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Worry over possible voting changes in Wisconsin

LA CROSSE, Wis. - Wisconsin Governor Scott Walker says he would like to do away with a law that allows people in the state to register at the polls.

During a speech this weekend in California, the Republican said he thinks that it would be "much better" if Wisconsin ended same day voter registration.

Wisconsin is one of eight states in the nation with the voter-friendly law. Minnesota and Iowa also offer same day voter registration.

Governor Walker said he thinks the current law is too burdensome on municipal clerks. Some, however, say the proposal is just an effort to drive away voters.

"We registered over 1,000 people at the polls on election day so it was pretty heavy," said Cari Burmaster, Onalaska's City Clerk.

Burmaster says she'd prefer if more people registered ahead of time. However, she does not completely agree with Governor Walker's reasoning for wanting to end same day registration.


"We might be getting into more provisional ballots and if we go into doing more provisional ballots, that is even more time consuming because there's more paperwork," said Burmaster.

Governor Walker's office declined to provide any more details on Tuesday about why he wants the change or whether he plans to pursue it in the next legislative session.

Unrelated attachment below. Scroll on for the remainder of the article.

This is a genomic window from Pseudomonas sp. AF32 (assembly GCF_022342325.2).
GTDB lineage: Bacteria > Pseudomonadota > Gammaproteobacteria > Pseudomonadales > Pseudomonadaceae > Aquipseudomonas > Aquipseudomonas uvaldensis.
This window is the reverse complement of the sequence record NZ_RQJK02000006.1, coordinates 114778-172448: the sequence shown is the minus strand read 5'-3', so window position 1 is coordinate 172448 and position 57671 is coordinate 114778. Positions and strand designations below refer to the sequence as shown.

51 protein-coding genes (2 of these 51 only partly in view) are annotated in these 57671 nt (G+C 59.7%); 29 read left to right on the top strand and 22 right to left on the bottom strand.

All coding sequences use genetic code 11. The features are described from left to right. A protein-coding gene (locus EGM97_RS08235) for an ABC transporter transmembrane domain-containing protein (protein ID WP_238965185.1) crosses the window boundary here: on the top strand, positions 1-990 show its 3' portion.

"It seems to me this is a pretty obvious way to make it more difficult for people to vote," said Jane Klekamp, president of the League of Women Voters of the La Crosse Area.

Klekamp questions Walker's motivation for wanting to end same day registration.

"There's hasn't been anything to indicate there's a downside to it," said Klekamp.

"As long as there hasn't been some obvious downside for same day registration, it seems like there's a solution in search of a problem," she added.

The Democratic Party of Wisconsin has called the proposal a blatant attempt at suppressing Democratic voters. Officials say Democrats make-up the majority of same day registrants.

Either way, there's no doubt that states with same day registration historically have higher turnout than those that do not.

In the 2010 fall election, Illinois and Michigan had respective turnouts of 38.3% and 42.8%. Both states do not have same day registration.

In that same election, neighbor states Wisconsin (49.8%) and Minnesota (52.2%) had much higher turnout. Both states do offer same day registration.

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